Trapezium (M42 core) w/ Digital Camera and Celestron CG-11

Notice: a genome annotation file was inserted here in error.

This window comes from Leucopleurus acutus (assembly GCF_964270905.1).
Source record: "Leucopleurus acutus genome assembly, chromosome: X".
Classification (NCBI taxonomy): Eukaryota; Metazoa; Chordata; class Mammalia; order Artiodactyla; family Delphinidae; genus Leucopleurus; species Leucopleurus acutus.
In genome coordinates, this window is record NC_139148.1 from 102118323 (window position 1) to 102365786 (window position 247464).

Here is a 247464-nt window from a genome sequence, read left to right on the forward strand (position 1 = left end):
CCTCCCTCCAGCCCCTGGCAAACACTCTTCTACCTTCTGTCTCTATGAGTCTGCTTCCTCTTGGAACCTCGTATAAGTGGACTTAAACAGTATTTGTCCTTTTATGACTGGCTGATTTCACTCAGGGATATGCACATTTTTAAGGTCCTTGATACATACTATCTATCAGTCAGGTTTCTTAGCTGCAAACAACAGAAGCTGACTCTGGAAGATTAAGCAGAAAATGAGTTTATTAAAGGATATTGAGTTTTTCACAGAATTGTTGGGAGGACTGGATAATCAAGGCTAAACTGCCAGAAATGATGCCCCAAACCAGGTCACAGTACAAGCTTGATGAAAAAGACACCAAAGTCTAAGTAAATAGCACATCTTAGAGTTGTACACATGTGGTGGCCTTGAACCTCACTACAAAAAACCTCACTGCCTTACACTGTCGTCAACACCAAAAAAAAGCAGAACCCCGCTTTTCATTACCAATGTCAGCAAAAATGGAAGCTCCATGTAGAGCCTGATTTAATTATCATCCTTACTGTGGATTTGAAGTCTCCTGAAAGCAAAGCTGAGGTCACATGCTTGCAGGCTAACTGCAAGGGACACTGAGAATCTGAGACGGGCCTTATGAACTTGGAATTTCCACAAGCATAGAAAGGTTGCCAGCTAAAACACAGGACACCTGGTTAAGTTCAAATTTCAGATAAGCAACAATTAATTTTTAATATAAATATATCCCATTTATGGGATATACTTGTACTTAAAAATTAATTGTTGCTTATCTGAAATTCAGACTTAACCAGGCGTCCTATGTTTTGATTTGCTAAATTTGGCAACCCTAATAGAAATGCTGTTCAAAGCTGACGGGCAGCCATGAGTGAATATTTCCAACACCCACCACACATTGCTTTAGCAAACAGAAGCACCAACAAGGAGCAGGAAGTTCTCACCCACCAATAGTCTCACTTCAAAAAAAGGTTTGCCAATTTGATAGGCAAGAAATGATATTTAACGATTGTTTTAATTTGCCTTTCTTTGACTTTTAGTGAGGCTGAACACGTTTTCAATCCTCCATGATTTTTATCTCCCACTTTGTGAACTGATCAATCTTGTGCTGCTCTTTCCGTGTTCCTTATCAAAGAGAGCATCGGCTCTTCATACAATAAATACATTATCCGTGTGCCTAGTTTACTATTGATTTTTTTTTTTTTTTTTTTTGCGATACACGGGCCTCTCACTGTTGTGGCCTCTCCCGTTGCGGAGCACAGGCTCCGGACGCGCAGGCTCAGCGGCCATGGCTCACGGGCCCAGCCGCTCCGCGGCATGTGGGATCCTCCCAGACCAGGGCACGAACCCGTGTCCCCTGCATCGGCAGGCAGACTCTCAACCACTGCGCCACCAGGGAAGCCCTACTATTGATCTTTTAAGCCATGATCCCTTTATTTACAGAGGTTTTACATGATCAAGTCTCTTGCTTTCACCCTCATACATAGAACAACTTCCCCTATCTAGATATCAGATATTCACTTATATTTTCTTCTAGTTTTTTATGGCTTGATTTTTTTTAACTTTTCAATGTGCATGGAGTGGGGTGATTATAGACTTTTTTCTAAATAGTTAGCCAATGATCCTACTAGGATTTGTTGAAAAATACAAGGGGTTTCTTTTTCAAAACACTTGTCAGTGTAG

This is a photo of the Trapezium, the central core of the Great Nebula in Orion. This photo was taken using the afocal method, the camera was an Olympus C3030 zoom (digital camera, images taken at 2048x1536 pixels). The scope had a 32mm Plossl eyepiece in line (magnification = 88x). The camera's optical zoom was also set to maximum. The camera was mounted to the scope using a homebrew mount; the camera's remote control was used to trigger the shutter. This shot is the result of 3 stacked 16 second images (images combined in Photoshop). The main problem with using a digital camera for deep sky work is that the CCD in the camera is not cooled (like it is in a conventional CCD camera). Thus, the amount of noise in the image is comparitively high. Also, this digital camera has an exposure limit of 16 seconds. On the plus side, the camera is color (no tri-color techniques required) and the CCD is huge compared to most in conventional telescope CCD cameras. The image below shows that the field of view is rather small and than not too much nebulosity is seen. However, the 4 stars of the Trapezium are clearly visible, these are almost always "blown away" in conventional film shots of this region. So, if you have a suitable digital camera and a reasonably large scope, do experiment! Stay with very bright objects and you may have some acceptable results!

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